Relevant Degree Programs
Open Research Positions
Graduate Student Supervision
Doctoral Student Supervision (Jan 2008 - Nov 2020)
Cities and energy are fundamentally connected. Approximately half of the energy consumed in urban areas is used by buildings, resulting in over 35% of the world’s greenhouse gas (GHG) emissions. Urban form (i.e. building morphology and urban structure) plays an important role in building energy; however, few studies have addressed this role in a comprehensive and quantitative way due to the complexities involved in modeling urban systems. This study provides a multi-scale examination of the relationships between urban form and building energy, using the Metro Vancouver region of British Columbia, Canada as an example. The thesis applies consistent methods of 3D and energy simulation modeling at three scales, ranging from individual buildings to urban patterns (i.e. neighbourhood-scale). Quantified impacts of urban form on building heating demand, cooling demand and local energy generation potential are presented. In total, 12 building archetypes and 14 urban patterns are modeled, ranging in density from 0.3 to 2.3 FAR (10 to 250 uph). Each pattern varies in building form, building arrangement, street configuration and mix of building activities. The results illustrate that building morphology and urban structure do influence building energy demand and local energy generation potential; however, the complexity and heterogeneity of urban form at larger scales is found to abate net impacts as “tradeoffs” occur between the energy-reducing and energy-increasing effects of urban form characteristics. For example, while the heating and cooling demand of individual buildings can vary significantly (30%-70%) with urban horizon angle (an indicator of shading from adjacent buildings), the net impact modeled at the urban pattern scale is far less (as little as 5%). The results suggest that urban form will be one of many tools needed to mitigate current energy consumption and GHG emission levels, and synergies between urban form, building systems and materials, and occupant behaviour should be sought. Findings from this thesis will inform the work of local governments and urban planners with interest in building energy at scales larger than individual buildings.
Master's Student Supervision (2010 - 2018)
Urban Open Spaces (UOS) are among fundamental urban elements that can have a profound effect on the quality of social life and on the physical and/or mental health of citizens. UOS system is composed of individual components and a network that connects these spaces. UOS system, just as any other sustainable systems, should be more than the sum of its parts and should exhibit interdependence among its components. Therefore, there is a need to study these individual UOS as interconnected elements and, in other words, as part of a network.To date, most studies have focused on the quality of UOS as individual urban elements. Studies specific to the role of public participation on design and the planning of certain UOS, quality and quantity assessments of certain case studies, and behavioral studies are all good examples of current studies on UOS. However, a holistic view of these spaces as connected urban elements is missing from most urban studies. The UOS networks of some Iranian cities such as Tehran and Isfahan have faced numerous changes through time. While some cities such as Isfahan have had the opportunity to adapt to new conditions, these sudden changes have caused some abnormalities in the UOS networks of other cities such as Tehran. Moreover, the cultural and historical sensitivities of these cities amplify the complexity and importance of analyzing the UOS network. Despite the need to study UOS networks, only a few of the valuable studies conducted in Iran have addressed the importance of UOS as connected networks of individual elements.Therefore, the aim of this study is to illustrate an attempt to fill in some of that gap by proposing a framework for analyzing the spatial organization of the UOS networks. This Spatial Analysis Framework (SAF) focuses on how individual UOS connect, interact and interdepend upon one another at a greater spatial scale.Finally, using the proposed SAF, the UOS networks of two selected case studies from the historic cores of Tehran and Isfahan have been analyzed and compared. The results of this analysis have been used to refine the proposed SAF.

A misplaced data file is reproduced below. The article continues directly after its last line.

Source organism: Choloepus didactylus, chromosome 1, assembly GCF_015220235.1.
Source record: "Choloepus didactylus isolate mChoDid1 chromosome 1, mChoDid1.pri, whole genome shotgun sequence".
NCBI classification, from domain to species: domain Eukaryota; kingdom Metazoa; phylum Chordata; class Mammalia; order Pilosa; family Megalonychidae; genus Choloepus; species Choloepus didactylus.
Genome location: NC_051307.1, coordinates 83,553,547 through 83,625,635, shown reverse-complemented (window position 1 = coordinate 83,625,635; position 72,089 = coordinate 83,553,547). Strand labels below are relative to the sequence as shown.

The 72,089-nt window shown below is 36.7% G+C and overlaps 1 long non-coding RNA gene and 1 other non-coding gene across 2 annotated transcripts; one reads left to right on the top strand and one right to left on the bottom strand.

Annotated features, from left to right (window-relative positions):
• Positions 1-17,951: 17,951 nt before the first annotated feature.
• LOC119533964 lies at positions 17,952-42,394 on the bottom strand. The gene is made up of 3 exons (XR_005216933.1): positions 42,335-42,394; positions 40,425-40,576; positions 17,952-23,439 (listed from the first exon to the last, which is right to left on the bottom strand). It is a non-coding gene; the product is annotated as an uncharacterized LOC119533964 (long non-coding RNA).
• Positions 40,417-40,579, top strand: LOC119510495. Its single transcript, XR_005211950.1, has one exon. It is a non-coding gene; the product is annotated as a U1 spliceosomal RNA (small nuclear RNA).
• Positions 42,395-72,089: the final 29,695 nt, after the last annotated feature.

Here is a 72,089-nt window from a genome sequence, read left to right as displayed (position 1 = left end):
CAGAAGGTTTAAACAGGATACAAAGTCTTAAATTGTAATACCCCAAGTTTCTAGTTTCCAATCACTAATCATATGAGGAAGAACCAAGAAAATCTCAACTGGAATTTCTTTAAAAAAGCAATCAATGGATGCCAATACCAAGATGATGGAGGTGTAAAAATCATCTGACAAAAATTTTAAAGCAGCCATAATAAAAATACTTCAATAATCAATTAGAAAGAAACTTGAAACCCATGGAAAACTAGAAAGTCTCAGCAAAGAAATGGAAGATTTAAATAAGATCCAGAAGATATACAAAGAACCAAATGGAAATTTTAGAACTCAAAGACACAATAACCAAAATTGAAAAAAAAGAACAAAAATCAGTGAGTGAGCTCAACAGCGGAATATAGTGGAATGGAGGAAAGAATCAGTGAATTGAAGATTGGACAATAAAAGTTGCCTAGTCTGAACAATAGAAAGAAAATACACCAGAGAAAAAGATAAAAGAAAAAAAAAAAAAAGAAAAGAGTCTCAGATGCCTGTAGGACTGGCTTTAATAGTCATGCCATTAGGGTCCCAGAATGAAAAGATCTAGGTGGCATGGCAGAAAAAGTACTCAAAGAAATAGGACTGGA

This study explored assessment methods for sustainable foodshed design. A sustainable foodshed was defined as a regional form that meets local food needs, is energetically productive, and is ecologically and socially resilient. Food system energy inputs were measured through a life-cycle assessment of production, distribution, processing, and nutrient cycling inputs to determine the food system energy balance for Greater Vancouver’s hypothetical foodshed. The model accounted for embedded variables such as dietary habits, circulation allotments and distribution chains, ultimately requiring the integration of qualitative and quantitative indicators at a regional, municipal and farm scale.Findings suggest that Canadians purchase roughly 710 kg of food per year, demanding 0.68ha of farmland per capita. If all proximal Agricultural Land Reserve areas were fully utilized to support Greater Vancouver’s 2006 population, it would require 3.5 joules of energy to produce, distribute, prepare and cycle nutrients for every joule of energy contained in the food Vancouverites eat. It may require a radical transformation of dietary habits and processing methods, and a renewed dependency on human-powered agriculture to sustainably feed the population of Greater Vancouver.